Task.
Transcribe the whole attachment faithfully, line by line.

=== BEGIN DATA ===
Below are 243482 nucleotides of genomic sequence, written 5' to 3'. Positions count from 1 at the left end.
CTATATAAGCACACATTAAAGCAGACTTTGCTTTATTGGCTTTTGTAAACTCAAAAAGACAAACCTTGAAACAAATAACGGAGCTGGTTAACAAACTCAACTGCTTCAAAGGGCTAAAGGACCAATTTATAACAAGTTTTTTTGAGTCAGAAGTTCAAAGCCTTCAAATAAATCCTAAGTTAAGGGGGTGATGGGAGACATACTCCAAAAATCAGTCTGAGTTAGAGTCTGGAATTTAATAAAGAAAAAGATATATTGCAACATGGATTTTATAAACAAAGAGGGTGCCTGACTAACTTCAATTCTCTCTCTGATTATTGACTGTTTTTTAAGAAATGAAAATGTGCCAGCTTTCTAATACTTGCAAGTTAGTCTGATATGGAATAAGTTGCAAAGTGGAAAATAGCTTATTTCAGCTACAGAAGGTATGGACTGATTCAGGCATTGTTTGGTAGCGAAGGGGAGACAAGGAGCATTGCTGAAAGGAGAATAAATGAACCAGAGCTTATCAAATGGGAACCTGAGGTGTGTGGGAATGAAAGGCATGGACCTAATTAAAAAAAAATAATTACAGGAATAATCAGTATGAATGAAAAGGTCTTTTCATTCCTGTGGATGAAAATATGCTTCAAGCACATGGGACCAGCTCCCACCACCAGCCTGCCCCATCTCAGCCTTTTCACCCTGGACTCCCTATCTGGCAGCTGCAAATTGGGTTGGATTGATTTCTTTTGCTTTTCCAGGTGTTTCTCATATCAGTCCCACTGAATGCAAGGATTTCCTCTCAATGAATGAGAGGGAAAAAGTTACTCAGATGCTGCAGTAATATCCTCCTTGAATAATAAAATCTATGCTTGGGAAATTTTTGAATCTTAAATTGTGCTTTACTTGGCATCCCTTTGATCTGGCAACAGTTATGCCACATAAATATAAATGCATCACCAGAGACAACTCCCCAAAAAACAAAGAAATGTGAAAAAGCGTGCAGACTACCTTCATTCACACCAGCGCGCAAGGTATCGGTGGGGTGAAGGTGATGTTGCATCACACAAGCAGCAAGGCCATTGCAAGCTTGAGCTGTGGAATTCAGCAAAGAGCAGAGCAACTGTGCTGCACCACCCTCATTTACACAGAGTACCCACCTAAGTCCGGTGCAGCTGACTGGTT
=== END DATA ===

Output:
Below are 243482 nucleotides of genomic sequence, written 5' to 3'. Positions count from 1 at the left end.
CTATATAAGCACACATTAAAGCAGACTTTGCTTTATTGGCTTTTGTAAACTCAAAAAGACAAACCTTGAAACAAATAACGGAGCTGGTTAACAAACTCAACTGCTTCAAAGGGCTAAAGGACCAATTTATAACAAGTTTTTTTGAGTCAGAAGTTCAAAGCCTTCAAATAAATCCTAAGTTAAGGGGGTGATGGGAGACATACTCCAAAAATCAGTCTGAGTTAGAGTCTGGAATTTAATAAAGAAAAAGATATATTGCAACATGGATTTTATAAACAAAGAGGGTGCCTGACTAACTTCAATTCTCTCTCTGATTATTGACTGTTTTTTAAGAAATGAAAATGTGCCAGCTTTCTAATACTTGCAAGTTAGTCTGATATGGAATAAGTTGCAAAGTGGAAAATAGCTTATTTCAGCTACAGAAGGTATGGACTGATTCAGGCATTGTTTGGTAGCGAAGGGGAGACAAGGAGCATTGCTGAAAGGAGAATAAATGAACCAGAGCTTATCAAATGGGAACCTGAGGTGTGTGGGAATGAAAGGCATGGACCTAATTAAAAAAAAATAATTACAGGAATAATCAGTATGAATGAAAAGGTCTTTTCATTCCTGTGGATGAAAATATGCTTCAAGCACATGGGACCAGCTCCCACCACCAGCCTGCCCCATCTCAGCCTTTTCACCCTGGACTCCCTATCTGGCAGCTGCAAATTGGGTTGGATTGATTTCTTTTGCTTTTCCAGGTGTTTCTCATATCAGTCCCACTGAATGCAAGGATTTCCTCTCAATGAATGAGAGGGAAAAAGTTACTCAGATGCTGCAGTAATATCCTCCTTGAATAATAAAATCTATGCTTGGGAAATTTTTGAATCTTAAATTGTGCTTTACTTGGCATCCCTTTGATCTGGCAACAGTTATGCCACATAAATATAAATGCATCACCAGAGACAACTCCCCAAAAAACAAAGAAATGTGAAAAAGCGTGCAGACTACCTTCATTCACACCAGCGCGCAAGGTATCGGTGGGGTGAAGGTGATGTTGCATCACACAAGCAGCAAGGCCATTGCAAGCTTGAGCTGTGGAATTCAGCAAAGAGCAGAGCAACTGTGCTGCACCACCCTCATTTACACAGAGTACCCACCTAAGTCCGGTGCAGCTGACTGGTT